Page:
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Grammys bring more questions, few answers

Slipping viewer interest has apparently given the Grammys a kick in the pants. The 2006 awards ceremony was a well-paced, live performance-packed event, benefiting from an enthusiastic effort on the part of organizers, who were adding performers and presenters up until the eleventh hour.

Was it enough to rescue the Grammys from the quicksand of mediocrity threatening to consume it over the past decade or so? Probably not. But then, the Grammy presentation can only be as good as the music the Recording Academy has chosen to honor. And this year, though plenty of worthy music was nominated, there was still an overarching sense that all the pieces didn't add up to much.

What does it all mean? Are there any connections to be made between the Grammys and what's happening in popular music in general? Is looking for them even worth the effort?

The answer to all of these questions is probably no. Still, credit must be given to the Grammys for attempting to return the focus to the music, rather than the surrounding ephemera. In the first hour of Wednesday's televised broadcast, we were treated to performances from Gorillaz, Madonna, Coldplay, John Legend, Sugarland and U2 with Mary J. Blige. That's a lot of live music. More significantly, most of it was pretty darned good.

Some, not surprisingly, was less so. Gorillaz opened the affair with "Feel Good Inc." Then Madonna showed up in the middle and gave us a choreographed take on her unremarkable "Hung Up." She looked great, danced and sang well. The song is nothing special, though, and underscored a consistent problem at the Grammys -- namely, how do you honor mainstream music in an era when music is secondary to visual presentation?

Here are some moments gathered at random from throughout the televised broadcast that moved me, one way or another.

Averted trainwreck: U2 performed with Mary J. Blige, which seemed like a truly gratuitous pairing. But the band's sublime "One" offered the perfect vehicle for a blend of old-school gospel and the Irish group's incredibly lyrical music. This was an unexpected delight.

Old guy blows the kids out of the water moment: Paul McCartney makes his Grammy performance debut with a fine take on "Fine Line," then blows the roof off the joint with an absolutely killer "Helter Skelter". McCartney and his impeccable touring band reminded us what rock music is supposed to sound like.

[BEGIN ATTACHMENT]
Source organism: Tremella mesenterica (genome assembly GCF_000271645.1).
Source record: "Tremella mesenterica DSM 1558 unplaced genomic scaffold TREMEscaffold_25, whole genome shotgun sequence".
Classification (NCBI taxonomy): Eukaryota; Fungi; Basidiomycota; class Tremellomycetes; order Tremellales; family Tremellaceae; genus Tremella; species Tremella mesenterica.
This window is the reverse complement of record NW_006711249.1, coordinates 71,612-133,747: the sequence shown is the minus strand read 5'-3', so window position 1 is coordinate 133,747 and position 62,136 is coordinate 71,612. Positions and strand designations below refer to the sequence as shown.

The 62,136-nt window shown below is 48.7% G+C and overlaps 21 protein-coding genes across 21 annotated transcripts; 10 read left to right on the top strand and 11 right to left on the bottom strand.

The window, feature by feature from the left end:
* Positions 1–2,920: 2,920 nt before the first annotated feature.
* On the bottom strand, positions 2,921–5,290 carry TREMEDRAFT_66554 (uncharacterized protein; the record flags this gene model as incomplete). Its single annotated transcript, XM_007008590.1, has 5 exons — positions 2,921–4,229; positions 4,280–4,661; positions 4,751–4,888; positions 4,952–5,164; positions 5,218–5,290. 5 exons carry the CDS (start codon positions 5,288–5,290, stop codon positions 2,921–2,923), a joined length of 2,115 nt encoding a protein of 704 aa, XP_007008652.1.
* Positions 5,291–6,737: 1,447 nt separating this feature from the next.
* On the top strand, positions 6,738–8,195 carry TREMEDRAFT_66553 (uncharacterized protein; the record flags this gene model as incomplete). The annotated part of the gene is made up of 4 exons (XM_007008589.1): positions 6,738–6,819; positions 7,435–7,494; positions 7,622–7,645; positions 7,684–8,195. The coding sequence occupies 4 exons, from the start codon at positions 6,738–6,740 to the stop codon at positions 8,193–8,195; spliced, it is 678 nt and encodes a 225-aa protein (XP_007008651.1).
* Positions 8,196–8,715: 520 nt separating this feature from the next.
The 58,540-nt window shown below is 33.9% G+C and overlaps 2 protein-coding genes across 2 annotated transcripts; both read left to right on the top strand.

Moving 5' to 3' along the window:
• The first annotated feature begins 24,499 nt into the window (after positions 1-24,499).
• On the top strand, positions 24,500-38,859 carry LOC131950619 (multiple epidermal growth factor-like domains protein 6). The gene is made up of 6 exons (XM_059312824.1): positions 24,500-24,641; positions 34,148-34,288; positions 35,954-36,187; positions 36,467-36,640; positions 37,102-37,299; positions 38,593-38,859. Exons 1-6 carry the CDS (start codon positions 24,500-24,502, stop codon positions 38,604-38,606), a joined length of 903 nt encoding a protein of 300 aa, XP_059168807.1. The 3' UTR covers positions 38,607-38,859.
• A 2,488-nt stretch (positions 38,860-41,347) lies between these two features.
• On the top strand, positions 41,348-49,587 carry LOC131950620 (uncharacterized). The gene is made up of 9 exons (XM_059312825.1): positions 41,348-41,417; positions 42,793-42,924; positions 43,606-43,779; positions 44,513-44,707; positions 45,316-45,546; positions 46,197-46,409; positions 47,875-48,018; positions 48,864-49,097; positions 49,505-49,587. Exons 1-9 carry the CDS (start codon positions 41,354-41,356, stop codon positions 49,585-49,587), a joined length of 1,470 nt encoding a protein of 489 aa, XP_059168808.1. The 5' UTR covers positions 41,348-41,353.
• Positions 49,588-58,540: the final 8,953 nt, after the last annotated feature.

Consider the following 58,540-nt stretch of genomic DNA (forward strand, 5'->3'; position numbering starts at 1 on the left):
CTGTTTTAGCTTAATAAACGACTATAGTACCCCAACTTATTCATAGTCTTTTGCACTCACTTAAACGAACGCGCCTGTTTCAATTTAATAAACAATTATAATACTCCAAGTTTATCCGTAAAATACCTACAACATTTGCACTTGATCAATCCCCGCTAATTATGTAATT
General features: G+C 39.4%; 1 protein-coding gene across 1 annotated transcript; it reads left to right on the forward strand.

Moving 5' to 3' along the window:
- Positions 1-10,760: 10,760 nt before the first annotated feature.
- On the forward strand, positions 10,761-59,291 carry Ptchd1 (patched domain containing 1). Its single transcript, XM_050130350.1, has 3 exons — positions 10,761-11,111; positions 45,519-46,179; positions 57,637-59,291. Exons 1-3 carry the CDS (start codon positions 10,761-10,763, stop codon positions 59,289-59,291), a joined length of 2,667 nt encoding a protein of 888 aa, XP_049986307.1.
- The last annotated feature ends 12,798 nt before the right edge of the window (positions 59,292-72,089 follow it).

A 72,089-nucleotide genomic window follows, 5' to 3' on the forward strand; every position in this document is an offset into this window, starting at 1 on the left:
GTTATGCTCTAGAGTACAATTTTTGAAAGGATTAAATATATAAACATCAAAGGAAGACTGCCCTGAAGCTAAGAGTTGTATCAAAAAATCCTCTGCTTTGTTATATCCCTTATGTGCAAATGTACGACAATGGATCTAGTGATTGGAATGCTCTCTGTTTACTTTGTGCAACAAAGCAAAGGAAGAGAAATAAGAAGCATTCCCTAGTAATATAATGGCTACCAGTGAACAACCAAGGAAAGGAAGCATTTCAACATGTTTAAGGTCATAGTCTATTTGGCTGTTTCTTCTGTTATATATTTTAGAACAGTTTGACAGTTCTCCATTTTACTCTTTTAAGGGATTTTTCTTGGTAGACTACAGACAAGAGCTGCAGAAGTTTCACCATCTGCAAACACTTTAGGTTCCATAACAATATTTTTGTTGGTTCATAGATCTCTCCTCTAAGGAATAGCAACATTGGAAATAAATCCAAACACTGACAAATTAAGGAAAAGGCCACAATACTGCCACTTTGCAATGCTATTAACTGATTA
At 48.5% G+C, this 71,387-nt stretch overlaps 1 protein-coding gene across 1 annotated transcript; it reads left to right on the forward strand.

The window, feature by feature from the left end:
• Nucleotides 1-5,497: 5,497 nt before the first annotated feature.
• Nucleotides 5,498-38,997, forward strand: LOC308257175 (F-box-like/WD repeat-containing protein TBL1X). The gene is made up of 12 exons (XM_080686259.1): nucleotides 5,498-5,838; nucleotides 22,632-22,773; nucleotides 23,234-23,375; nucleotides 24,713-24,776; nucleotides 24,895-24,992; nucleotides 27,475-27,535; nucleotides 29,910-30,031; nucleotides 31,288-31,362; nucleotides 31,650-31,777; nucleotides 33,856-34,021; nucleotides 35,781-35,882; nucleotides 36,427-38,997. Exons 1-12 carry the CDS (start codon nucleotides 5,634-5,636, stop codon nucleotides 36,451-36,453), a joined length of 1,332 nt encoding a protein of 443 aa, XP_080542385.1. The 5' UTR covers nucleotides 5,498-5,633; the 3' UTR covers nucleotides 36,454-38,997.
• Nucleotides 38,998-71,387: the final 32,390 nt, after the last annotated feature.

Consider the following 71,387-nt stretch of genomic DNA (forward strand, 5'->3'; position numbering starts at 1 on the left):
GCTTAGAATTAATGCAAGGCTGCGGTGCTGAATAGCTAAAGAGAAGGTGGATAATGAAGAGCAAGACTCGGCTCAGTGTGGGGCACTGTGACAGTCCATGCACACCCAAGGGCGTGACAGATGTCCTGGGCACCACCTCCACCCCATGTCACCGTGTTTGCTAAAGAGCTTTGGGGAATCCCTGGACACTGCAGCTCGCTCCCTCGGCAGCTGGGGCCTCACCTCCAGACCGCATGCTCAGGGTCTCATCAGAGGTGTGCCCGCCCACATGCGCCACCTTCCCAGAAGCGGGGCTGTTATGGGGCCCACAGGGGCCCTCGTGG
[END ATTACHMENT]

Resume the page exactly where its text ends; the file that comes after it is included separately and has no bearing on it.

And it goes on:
Righteous moment: Bruce Springsteen cuts straight through the hype with "Devils and Dust," which won best rock vocal performance. This was the most intense performance of the show and offered the only topical commentary of the evening. Springsteen concluded the tune by intoning "Bring 'em home."

Surreal moment I'm not so sure about yet: A bizarre cast of characters, some of whom had no business playing true, honest funk, honored Sly Stone, who deserved it. Then Stone showed up, for the first time in decades, with a silver mohawk. Wow. His keyboard and vocal were mixed way too low to be audible. Sly's the man, but why were Joe Perry and Steven Tyler of Aerosmith the only performers who seemed to summon his spirit?

Unbelievable nonsense: Kelly Clarkson beats out Paul McCartney and Fiona Apple in the "Best Pop Vocal Album" category? What? Aw, c'mon.

Don't believe the hype moment: Kanye West's ode to himself. With Jamie Foxx's ode to himself thrown on top of it. And a marching band. Huh? Kanye is a talented artist, but this was pretty lite fare.

Righteous moment No. 2: U2 takes album of the year, surprisingly. Dublin's finest made the record that most successfully brought true, artistic, deeply passionate rock into the mainstream. A great night for U2.

The 2006 Grammys had sublime moments, but mostly, they left me with a few burning questions.

Where are the new musical poets? Why are old guys blowing away the new guard? Where is the artist who can offer both entertainment/flash value and music that isn't lame? Who am I? Why am I here?


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